Grimm continued to gain in popularity as we had 10 million viewers or more every week. Working on such a high-profile project was thrilling. But as the hours got longer, I found myself feeling that there was something more I could be doing with my education and ability. I went to the CTN-X event in Burbank to explore my options within the industry. I spoke to many studios about feature work and the positive response was exciting, but I was hooked when I started talking to Animation Mentor about “Something Big” in the school’s future.
Animation Mentor and visual effects
Animation Mentor was creating a whole visual effects (VFX) curriculum and they needed somebody to support the new software and technologies. They found me uniquely qualified for the position with my experience in the industry and having attended Animation Mentor. I decided to make the leap and took the job.
Since December 2012, I’ve been the Software and Technical Support Coordinator for Animation Mentor. I have been feeling particularly fulfilled with this work, as I am able to pass on everything that I learned in the last 10 years to current students, alumni, and mentors on a daily basis. I am able to offer advice and training to people who are struggling with their animations, or are being blocked from working due to a bug or software issue.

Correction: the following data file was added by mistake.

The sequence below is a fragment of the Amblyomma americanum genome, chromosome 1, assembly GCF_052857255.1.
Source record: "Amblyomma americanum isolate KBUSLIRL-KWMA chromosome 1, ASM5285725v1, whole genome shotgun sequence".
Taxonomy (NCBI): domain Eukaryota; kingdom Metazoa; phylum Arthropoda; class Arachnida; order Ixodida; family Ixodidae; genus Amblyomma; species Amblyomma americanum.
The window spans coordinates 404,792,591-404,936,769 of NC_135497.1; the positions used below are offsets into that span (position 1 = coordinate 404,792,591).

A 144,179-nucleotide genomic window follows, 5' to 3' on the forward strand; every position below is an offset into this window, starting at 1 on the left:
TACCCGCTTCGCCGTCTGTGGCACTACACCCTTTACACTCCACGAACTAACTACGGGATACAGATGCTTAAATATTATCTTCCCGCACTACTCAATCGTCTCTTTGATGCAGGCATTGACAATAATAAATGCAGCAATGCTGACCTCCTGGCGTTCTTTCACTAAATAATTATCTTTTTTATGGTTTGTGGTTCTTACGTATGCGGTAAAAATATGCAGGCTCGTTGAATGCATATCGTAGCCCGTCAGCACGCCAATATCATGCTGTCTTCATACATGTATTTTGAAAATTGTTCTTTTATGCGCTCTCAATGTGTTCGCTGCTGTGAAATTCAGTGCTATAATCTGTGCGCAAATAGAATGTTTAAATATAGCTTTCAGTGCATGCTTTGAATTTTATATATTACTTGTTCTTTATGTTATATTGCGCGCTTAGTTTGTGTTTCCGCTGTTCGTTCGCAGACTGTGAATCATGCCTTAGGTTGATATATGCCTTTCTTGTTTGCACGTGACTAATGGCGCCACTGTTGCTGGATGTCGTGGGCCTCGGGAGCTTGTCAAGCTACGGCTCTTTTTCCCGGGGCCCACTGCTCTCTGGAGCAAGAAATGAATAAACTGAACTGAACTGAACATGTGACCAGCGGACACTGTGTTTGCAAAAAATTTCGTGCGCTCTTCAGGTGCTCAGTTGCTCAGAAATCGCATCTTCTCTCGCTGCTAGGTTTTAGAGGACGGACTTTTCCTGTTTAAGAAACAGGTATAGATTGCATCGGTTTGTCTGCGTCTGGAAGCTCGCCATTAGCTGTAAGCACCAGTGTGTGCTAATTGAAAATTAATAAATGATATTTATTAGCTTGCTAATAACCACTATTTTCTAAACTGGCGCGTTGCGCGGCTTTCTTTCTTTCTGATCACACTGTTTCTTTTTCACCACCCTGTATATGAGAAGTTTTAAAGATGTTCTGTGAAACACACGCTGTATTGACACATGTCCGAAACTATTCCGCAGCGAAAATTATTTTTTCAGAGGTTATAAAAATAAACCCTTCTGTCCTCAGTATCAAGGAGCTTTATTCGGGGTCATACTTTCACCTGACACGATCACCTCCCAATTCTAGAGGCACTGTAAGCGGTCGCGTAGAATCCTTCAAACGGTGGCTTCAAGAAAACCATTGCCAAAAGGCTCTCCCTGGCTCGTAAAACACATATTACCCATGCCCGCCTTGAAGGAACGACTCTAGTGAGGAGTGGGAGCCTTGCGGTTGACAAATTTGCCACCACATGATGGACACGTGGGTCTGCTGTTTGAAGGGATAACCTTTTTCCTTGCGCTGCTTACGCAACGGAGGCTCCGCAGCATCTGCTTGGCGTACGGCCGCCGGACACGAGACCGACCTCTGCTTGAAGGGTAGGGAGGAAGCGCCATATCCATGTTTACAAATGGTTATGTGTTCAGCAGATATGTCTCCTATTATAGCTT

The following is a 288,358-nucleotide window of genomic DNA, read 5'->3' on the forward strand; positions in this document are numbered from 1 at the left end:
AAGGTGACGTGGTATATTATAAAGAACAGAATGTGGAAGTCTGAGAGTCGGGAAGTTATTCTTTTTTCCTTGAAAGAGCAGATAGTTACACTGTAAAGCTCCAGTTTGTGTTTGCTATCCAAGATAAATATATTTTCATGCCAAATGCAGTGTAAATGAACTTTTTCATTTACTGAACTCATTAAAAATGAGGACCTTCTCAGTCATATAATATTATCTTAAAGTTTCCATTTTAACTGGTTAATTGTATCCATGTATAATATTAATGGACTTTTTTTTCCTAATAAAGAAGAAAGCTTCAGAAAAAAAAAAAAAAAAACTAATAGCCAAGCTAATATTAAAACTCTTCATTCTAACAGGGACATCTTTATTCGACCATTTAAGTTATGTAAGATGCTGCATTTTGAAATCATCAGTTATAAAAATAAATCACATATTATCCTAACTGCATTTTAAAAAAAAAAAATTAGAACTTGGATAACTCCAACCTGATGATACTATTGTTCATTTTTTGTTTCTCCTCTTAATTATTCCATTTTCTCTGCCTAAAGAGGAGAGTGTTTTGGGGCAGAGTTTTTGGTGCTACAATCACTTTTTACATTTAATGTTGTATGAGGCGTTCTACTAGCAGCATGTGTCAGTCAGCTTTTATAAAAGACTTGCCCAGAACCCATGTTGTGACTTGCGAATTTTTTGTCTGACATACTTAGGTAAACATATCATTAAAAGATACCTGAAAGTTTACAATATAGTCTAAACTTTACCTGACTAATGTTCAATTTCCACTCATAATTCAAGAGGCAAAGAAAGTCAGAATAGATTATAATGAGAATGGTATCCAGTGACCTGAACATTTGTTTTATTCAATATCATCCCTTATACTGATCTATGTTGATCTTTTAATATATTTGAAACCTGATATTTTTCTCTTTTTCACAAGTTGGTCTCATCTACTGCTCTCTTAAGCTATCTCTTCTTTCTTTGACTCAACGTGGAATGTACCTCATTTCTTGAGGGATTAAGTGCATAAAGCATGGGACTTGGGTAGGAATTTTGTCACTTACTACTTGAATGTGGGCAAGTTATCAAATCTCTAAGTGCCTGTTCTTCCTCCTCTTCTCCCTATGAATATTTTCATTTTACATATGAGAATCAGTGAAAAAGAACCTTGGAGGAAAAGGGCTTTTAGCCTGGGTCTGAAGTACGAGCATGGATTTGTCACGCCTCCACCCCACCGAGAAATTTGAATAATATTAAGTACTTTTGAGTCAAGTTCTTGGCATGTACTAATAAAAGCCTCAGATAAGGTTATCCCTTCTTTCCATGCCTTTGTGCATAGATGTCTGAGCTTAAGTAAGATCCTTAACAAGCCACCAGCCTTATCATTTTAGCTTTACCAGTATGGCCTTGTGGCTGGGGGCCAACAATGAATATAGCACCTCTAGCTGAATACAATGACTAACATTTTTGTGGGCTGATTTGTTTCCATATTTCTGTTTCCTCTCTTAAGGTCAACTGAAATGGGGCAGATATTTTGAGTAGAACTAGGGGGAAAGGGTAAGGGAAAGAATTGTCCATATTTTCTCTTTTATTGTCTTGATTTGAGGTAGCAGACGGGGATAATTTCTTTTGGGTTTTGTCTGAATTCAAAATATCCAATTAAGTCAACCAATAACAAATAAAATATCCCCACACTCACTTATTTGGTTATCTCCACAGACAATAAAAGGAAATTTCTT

My position also allows me to host Q&A sessions with students where we can discuss whatever issues might be on their mind at the time, with topics ranging from technical issues, animation theory, how to succeed in the industry as a young animator, and more. What is truly stirring, though, is seeing the students that I work with push closer to achieving their goals and dreams. At Animation Mentor, we are creating the future of filmmaking — and to see the next generation of filmmakers so eagerly pursuing their passions is inspiring.
Every student who gets hired at a studio, every student whose film is selected for a festival, and every success story serve as encouragement to all of us here at Animation Mentor to keep doing what we’re doing. We are fully committed to providing our students with the tools they need to achieve their dreams and to keep moving forward to something greater.
About Animation Mentor
Animation Mentor is an online school focused on animation and VFX classes taught by industry professionals. Animation Mentor’s instructional design emphasizes collaboration within a production as enabled through its state-of-the-art, patent-pending AMP™ studio production pipeline. This design replicates the current industry trend of making films within a fully-distributed pipeline. Learn more at www.animationmentor.com.